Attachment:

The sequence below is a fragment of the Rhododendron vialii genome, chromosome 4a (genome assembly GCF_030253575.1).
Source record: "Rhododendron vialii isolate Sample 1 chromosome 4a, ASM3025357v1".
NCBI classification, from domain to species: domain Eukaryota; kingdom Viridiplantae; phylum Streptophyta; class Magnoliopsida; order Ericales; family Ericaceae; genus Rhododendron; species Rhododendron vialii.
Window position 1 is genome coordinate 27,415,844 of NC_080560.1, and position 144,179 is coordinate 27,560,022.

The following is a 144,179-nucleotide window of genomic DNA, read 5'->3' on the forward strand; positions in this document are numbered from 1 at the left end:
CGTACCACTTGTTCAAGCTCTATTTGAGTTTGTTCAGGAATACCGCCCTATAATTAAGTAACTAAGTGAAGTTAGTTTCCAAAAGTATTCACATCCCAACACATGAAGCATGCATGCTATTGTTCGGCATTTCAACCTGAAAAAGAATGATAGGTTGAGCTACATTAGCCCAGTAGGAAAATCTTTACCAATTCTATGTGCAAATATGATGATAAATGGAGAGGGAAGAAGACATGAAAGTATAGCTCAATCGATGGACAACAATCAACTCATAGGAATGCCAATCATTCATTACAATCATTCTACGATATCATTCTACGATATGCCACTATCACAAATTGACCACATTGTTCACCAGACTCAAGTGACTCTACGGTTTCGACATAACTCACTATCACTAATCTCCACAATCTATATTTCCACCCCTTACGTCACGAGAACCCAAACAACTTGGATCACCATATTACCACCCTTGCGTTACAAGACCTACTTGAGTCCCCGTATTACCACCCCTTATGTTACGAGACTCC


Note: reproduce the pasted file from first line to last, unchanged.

The sequence below is a fragment of the Rhododendron vialii genome, chromosome 4a (genome assembly GCF_030253575.1).
Source record: "Rhododendron vialii isolate Sample 1 chromosome 4a, ASM3025357v1".
NCBI classification, from domain to species: domain Eukaryota; kingdom Viridiplantae; phylum Streptophyta; class Magnoliopsida; order Ericales; family Ericaceae; genus Rhododendron; species Rhododendron vialii.
Window position 1 is genome coordinate 27,415,844 of NC_080560.1, and position 144,179 is coordinate 27,560,022.

The following is a 144,179-nucleotide window of genomic DNA, read 5'->3' on the forward strand; positions in this document are numbered from 1 at the left end:
CGTACCACTTGTTCAAGCTCTATTTGAGTTTGTTCAGGAATACCGCCCTATAATTAAGTAACTAAGTGAAGTTAGTTTCCAAAAGTATTCACATCCCAACACATGAAGCATGCATGCTATTGTTCGGCATTTCAACCTGAAAAAGAATGATAGGTTGAGCTACATTAGCCCAGTAGGAAAATCTTTACCAATTCTATGTGCAAATATGATGATAAATGGAGAGGGAAGAAGACATGAAAGTATAGCTCAATCGATGGACAACAATCAACTCATAGGAATGCCAATCATTCATTACAATCATTCTACGATATCATTCTACGATATGCCACTATCACAAATTGACCACATTGTTCACCAGACTCAAGTGACTCTACGGTTTCGACATAACTCACTATCACTAATCTCCACAATCTATATTTCCACCCCTTACGTCACGAGAACCCAAACAACTTGGATCACCATATTACCACCCTTGCGTTACAAGACCTACTTGAGTCCCCGTATTACCACCCCTTATGTTACGAGACTCC